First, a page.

Hedge funds posted gains once again in February to continue the positive start to the year.
- The HFRX Global Hedge Fund Index was up 0.63% in February.
- Hedge funds posted gains once again in February to continue the positive start to the year.
- Global risk assets posted strong results amidst receding concerns of a global recession.
Hedge Funds posted gains once again in February to continue the positive start to the year. As with January, this was bolstered by those strategies that carry risk asset exposure (notably in the longer biased equity, and credit mangers). However, unlike January, this month risk asset beta was accompanied by a healthy run from trend following strategies. Within the equity market, there was alpha available to market neutral stock selection strategies in the first half of the month, before drying up in the second half.
Equity Long-Short managers had a positive month in February, helped by: the continued tailwinds from January; higher equity markets; falling volatility; broad outperformance of Small Caps over Large Caps; and an expansion of the aggregate gross book across the industry following heavy deleveraging in Q4. As we alluded to above, the earnings season has generally been quite mixed from a corporate perspective, with a softening of earnings expectations across the board, but more signs of shareholder friendly behavior (such as share buybacks) to help temper the weaker news. Stocks continue to react significantly post earnings announcement, but managers are reporting more rational pricing – i.e. stocks that beat earnings estimates are rallying and holding onto gains. Managers remain cautious on the overall outlook for equity markets, and have generally increased gross exposure more than net, although there has been a small increase in beta across the Equity Long-Short universe.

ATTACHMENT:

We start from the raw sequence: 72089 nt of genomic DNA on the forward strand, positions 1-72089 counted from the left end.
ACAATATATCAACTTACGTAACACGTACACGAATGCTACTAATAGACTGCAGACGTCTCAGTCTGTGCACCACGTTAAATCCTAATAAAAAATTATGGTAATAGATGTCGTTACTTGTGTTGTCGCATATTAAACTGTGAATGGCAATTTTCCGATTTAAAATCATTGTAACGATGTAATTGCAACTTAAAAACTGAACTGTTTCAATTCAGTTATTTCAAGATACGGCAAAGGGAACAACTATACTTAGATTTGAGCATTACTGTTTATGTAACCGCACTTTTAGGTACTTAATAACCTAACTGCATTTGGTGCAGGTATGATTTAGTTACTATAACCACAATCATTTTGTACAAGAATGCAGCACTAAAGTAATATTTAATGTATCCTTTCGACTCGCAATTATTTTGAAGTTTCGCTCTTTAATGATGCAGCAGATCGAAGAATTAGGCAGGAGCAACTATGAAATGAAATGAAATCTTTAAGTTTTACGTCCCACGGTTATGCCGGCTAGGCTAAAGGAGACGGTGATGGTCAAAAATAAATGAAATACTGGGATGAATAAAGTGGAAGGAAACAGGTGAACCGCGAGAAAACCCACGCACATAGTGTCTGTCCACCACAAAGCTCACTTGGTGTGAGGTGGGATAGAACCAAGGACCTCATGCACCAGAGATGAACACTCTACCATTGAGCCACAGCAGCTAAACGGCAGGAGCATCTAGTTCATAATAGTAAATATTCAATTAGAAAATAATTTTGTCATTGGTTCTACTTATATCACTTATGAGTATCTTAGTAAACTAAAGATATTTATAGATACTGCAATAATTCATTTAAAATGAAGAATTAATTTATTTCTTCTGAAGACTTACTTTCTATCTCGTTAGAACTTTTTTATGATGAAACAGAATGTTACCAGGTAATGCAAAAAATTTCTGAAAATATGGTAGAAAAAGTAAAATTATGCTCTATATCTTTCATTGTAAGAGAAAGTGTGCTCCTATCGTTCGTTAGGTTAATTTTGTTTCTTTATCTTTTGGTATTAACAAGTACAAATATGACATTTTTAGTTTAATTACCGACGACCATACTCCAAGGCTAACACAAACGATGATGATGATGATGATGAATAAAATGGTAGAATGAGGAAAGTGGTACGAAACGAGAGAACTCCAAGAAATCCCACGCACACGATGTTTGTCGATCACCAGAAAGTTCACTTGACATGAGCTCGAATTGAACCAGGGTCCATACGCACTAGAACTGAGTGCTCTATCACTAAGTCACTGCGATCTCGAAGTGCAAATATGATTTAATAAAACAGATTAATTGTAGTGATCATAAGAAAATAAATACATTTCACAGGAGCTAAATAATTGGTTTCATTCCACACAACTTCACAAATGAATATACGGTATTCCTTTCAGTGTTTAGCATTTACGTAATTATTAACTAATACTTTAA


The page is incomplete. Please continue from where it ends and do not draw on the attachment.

Statistical Arbitrage managers were able to generate positive returns in the first half of the month, and most held onto this rather than improving upon in the second half of the month. This was predominantly from technical models rather than fundamental strategies, with broker models suggesting negative performance from basic factor models.